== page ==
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Not to hate one's enemies, not to return evil for evil, to refrain from vengeance and to forgive ungrudgingly were all considered at that time unusual behaviour, too heroic for normal men. The same thing, let's be honest about it, is true today. Such is the small-mindedness of men. But Christ, who came to save all mankind and who wishes Christians to be associated with him in the work of redemption, wanted to teach his disciples — you and me — to have a great and sincere charity, one which is more noble and more precious: that of loving one another in the same way as Christ loves each one of us. Only then, by imitating the divine pattern he has left us, and notwithstanding our own rough ways, will we be able to open our hearts to all men and love in a higher and totally new way.

How well the early Christians practised this ardent charity which went far beyond the limits of mere human solidarity or natural kindness. They loved one another, through the heart of Christ, with a love both tender and strong. Tertullian writing in the second century tells us how impressed the pagans were by the behaviour of the faithful at that time. So attractive was it both supernaturally and humanly that they often remarked: 'See how they love one another.'

If you think, looking at yourself now or in so many things you do each day, that you do not deserve such praise; that your heart does not respond as it should to the promptings of God, then consider that the time has come for you to put things right. Listen to St Paul's invitation, 'Let us do good to all men, and especially to those who are of one family with us in the faith,' who make up the Mystical Body of Christ.


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The principal apostolate we Christians must carry out in the world, and the best witness we can give of our faith, is to help bring about a climate of genuine charity within the Church. For who indeed could feel attracted to the Gospel if those who say they preach the Good News do not really love one another, but spend their time attacking one another, spreading slander and quarrelling?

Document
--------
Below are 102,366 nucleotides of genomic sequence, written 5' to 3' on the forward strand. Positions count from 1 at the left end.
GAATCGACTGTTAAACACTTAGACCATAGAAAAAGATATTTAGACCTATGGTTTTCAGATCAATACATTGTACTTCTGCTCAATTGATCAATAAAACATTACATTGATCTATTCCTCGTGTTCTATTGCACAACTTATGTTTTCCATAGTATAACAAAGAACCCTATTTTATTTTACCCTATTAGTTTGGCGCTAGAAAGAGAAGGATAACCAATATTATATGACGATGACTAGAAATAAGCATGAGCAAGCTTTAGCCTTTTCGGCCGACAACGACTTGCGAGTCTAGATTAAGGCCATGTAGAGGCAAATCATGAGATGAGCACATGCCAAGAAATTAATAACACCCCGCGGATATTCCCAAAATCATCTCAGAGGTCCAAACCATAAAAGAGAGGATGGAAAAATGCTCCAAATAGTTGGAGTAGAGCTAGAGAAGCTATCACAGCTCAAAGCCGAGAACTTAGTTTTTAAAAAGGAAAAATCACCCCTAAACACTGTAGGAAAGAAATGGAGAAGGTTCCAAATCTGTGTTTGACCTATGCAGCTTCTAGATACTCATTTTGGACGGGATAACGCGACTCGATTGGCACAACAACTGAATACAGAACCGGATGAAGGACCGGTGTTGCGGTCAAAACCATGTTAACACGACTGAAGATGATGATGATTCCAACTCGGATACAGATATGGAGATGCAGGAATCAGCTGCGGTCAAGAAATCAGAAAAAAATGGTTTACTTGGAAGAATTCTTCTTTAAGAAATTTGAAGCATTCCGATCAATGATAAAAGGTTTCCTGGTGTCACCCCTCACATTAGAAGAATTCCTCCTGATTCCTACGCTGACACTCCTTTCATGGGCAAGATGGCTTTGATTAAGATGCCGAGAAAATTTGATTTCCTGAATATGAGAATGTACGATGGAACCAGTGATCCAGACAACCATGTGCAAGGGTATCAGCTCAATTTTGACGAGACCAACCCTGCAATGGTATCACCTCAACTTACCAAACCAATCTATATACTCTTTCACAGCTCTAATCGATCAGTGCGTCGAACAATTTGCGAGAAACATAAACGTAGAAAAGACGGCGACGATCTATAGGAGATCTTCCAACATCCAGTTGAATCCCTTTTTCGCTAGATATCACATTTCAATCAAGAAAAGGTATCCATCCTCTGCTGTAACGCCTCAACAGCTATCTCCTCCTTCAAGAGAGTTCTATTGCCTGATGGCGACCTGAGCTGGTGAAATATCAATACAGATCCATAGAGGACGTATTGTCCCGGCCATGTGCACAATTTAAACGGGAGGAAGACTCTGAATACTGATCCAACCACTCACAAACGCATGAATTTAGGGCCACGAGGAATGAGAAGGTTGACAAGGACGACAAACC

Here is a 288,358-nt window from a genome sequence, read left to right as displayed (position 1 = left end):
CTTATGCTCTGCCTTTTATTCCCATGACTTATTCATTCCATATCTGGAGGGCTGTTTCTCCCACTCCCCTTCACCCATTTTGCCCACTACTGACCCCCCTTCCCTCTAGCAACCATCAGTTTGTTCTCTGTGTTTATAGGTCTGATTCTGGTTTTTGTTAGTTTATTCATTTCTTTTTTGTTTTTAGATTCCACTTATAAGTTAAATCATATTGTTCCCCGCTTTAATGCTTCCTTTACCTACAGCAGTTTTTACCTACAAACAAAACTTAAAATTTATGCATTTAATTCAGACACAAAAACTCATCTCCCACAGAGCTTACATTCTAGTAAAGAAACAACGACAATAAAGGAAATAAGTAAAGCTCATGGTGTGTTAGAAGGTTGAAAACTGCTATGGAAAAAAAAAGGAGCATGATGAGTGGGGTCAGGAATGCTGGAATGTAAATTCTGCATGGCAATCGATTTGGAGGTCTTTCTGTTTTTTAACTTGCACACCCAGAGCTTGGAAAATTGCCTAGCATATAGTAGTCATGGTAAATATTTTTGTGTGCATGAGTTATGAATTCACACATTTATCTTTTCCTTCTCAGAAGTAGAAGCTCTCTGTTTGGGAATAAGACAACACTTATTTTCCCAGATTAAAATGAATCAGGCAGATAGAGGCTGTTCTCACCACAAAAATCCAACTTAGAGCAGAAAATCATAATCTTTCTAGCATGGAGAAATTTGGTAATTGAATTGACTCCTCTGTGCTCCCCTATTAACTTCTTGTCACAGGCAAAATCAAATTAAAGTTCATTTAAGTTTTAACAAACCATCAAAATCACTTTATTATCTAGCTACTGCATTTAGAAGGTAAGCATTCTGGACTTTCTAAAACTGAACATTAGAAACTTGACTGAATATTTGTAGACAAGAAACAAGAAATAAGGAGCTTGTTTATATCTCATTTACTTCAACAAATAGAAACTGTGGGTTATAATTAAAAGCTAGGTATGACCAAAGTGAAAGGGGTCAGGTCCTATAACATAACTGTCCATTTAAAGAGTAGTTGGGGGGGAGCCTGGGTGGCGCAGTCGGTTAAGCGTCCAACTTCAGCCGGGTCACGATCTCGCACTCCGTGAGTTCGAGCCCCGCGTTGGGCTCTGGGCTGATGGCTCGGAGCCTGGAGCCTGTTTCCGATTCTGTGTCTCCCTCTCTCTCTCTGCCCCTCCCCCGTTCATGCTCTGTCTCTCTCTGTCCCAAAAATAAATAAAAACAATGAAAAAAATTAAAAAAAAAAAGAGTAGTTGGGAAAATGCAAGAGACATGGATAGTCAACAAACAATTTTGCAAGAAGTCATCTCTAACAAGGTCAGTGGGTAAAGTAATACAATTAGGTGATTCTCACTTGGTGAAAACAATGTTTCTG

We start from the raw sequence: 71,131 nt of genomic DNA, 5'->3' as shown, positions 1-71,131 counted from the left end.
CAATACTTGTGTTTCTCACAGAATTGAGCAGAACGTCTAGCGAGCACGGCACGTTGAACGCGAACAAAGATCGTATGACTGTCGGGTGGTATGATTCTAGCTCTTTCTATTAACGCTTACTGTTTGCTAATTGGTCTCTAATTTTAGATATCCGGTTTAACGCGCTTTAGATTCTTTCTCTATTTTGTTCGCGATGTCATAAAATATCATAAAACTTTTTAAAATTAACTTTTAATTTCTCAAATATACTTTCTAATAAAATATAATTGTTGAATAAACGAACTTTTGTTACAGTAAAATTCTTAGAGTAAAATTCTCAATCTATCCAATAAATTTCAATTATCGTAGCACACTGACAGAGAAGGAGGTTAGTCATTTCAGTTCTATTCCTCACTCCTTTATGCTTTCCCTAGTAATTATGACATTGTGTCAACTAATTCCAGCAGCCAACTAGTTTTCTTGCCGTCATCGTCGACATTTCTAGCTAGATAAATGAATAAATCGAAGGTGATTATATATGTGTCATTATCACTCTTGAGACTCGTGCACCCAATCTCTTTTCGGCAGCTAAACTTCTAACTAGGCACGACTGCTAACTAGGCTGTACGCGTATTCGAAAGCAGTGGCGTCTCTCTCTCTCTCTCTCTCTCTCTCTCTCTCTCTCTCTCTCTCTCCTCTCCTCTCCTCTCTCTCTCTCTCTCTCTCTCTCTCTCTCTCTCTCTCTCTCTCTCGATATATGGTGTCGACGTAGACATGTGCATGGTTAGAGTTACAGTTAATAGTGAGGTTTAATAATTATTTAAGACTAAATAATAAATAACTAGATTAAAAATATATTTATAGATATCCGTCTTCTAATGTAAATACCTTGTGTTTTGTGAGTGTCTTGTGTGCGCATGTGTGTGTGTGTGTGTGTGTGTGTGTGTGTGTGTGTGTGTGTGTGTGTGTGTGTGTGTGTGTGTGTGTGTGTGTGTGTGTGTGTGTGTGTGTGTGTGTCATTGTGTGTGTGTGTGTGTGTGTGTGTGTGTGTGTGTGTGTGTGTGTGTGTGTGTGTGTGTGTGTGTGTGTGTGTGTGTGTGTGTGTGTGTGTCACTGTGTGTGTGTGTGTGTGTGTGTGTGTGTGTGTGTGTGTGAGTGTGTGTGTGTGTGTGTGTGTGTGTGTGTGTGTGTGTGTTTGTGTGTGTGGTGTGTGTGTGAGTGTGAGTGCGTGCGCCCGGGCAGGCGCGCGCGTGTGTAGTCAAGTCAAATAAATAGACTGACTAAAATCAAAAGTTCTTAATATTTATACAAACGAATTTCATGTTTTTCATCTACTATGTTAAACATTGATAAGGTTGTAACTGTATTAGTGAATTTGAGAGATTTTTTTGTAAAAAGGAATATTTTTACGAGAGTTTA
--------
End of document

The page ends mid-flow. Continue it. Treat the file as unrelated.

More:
It is all too easy, and very fashionable, to say that you love everyone, Christians and non-Christians alike. But if those who maintain this ill-treat their brothers in the faith, I don't see how their behaviour can be anything but 'pious hypocrisy'. By contrast, when in the Heart of Christ we love those 'who are children of the same Father, and with us share the same faith and are heirs to the same hope' then our hearts expand and become fired with a longing to bring everyone closer to Our Lord.

I am reminding you here of the demands of charity, and perhaps someone might object that it is precisely the virtue of charity which is lacking in what I have just said. Nothing could be further from the truth. I can assure you with a holy pride and without any false ecumenism that I was overjoyed when in the recent Second Vatican Council the Church expressed with renewed intensity its concern to bring the Truth to those who walk outside the one Way, that of Jesus; because I am consumed by a hunger that all may be saved.